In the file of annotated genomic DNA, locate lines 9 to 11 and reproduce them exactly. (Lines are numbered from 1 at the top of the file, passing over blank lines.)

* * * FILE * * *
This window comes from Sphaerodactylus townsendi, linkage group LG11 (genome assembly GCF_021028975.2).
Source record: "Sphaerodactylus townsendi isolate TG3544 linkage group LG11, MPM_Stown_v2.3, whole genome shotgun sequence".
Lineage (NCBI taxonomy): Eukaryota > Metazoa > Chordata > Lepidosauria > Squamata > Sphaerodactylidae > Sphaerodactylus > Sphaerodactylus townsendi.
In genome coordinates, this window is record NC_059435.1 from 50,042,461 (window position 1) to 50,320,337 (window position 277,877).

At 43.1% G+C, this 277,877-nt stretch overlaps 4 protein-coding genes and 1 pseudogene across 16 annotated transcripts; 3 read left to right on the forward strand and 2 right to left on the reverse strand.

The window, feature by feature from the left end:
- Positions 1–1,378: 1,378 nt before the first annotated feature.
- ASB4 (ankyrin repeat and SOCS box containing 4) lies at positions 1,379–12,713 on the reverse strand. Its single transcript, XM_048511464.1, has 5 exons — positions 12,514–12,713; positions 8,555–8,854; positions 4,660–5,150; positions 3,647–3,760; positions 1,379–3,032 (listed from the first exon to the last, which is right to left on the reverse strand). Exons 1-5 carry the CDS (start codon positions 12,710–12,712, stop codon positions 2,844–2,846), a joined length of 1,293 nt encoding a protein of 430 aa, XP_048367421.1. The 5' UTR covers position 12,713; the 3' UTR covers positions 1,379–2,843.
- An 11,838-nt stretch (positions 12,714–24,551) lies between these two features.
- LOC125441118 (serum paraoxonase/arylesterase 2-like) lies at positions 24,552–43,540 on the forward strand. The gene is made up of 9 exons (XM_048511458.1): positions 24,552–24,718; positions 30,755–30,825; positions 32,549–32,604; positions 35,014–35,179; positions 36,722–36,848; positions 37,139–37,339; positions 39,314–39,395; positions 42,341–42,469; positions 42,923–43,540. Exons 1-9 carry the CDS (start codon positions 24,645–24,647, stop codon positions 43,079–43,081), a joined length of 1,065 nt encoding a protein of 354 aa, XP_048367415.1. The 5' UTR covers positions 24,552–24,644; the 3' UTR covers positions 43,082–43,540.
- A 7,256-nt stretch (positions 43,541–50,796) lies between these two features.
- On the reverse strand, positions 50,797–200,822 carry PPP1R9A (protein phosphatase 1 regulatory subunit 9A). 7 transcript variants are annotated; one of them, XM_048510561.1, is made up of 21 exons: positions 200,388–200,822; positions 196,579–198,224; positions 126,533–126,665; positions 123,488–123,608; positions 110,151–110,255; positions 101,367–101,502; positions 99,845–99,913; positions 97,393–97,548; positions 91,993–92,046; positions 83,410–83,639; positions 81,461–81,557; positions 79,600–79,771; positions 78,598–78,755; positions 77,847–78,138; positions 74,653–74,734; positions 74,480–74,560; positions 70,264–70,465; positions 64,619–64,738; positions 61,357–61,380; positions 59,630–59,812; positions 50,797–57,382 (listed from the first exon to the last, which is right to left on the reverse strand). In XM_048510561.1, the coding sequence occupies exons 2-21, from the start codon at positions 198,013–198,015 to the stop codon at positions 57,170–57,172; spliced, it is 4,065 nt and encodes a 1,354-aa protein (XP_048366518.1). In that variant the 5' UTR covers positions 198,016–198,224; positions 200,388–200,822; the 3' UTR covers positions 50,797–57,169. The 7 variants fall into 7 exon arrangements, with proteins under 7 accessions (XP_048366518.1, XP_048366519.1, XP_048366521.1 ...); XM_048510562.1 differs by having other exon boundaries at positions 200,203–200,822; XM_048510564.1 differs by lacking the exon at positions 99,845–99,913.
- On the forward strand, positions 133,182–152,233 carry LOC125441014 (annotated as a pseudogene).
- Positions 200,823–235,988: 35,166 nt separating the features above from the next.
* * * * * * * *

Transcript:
- An 11,838-nt stretch (positions 12,714–24,551) lies between these two features.
- LOC125441118 (serum paraoxonase/arylesterase 2-like) lies at positions 24,552–43,540 on the forward strand. The gene is made up of 9 exons (XM_048511458.1): positions 24,552–24,718; positions 30,755–30,825; positions 32,549–32,604; positions 35,014–35,179; positions 36,722–36,848; positions 37,139–37,339; positions 39,314–39,395; positions 42,341–42,469; positions 42,923–43,540. Exons 1-9 carry the CDS (start codon positions 24,645–24,647, stop codon positions 43,079–43,081), a joined length of 1,065 nt encoding a protein of 354 aa, XP_048367415.1. The 5' UTR covers positions 24,552–24,644; the 3' UTR covers positions 43,082–43,540.
- A 7,256-nt stretch (positions 43,541–50,796) lies between these two features.